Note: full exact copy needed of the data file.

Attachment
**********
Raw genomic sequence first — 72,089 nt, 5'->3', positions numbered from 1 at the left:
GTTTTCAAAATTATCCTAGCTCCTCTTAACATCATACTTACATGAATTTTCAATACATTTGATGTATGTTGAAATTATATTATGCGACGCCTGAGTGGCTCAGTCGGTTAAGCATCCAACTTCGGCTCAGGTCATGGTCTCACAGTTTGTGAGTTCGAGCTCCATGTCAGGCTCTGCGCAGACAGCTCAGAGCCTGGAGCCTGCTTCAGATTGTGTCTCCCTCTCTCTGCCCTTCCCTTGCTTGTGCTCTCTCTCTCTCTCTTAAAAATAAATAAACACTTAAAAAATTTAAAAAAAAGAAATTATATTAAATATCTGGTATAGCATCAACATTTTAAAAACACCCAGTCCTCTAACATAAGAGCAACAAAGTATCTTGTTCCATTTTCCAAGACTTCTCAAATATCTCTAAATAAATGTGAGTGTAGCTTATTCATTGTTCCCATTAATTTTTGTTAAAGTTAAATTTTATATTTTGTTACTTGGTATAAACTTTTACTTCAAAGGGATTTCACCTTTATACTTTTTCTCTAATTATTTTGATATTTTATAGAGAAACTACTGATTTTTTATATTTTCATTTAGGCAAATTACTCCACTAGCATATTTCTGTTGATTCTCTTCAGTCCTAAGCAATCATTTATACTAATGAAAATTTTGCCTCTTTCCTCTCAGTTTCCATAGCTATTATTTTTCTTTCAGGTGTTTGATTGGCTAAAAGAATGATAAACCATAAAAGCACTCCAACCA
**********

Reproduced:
Raw genomic sequence first — 72,089 nt, 5'->3', positions numbered from 1 at the left:
GTTTTCAAAATTATCCTAGCTCCTCTTAACATCATACTTACATGAATTTTCAATACATTTGATGTATGTTGAAATTATATTATGCGACGCCTGAGTGGCTCAGTCGGTTAAGCATCCAACTTCGGCTCAGGTCATGGTCTCACAGTTTGTGAGTTCGAGCTCCATGTCAGGCTCTGCGCAGACAGCTCAGAGCCTGGAGCCTGCTTCAGATTGTGTCTCCCTCTCTCTGCCCTTCCCTTGCTTGTGCTCTCTCTCTCTCTCTTAAAAATAAATAAACACTTAAAAAATTTAAAAAAAAGAAATTATATTAAATATCTGGTATAGCATCAACATTTTAAAAACACCCAGTCCTCTAACATAAGAGCAACAAAGTATCTTGTTCCATTTTCCAAGACTTCTCAAATATCTCTAAATAAATGTGAGTGTAGCTTATTCATTGTTCCCATTAATTTTTGTTAAAGTTAAATTTTATATTTTGTTACTTGGTATAAACTTTTACTTCAAAGGGATTTCACCTTTATACTTTTTCTCTAATTATTTTGATATTTTATAGAGAAACTACTGATTTTTTATATTTTCATTTAGGCAAATTACTCCACTAGCATATTTCTGTTGATTCTCTTCAGTCCTAAGCAATCATTTATACTAATGAAAATTTTGCCTCTTTCCTCTCAGTTTCCATAGCTATTATTTTTCTTTCAGGTGTTTGATTGGCTAAAAGAATGATAAACCATAAAAGCACTCCAACCA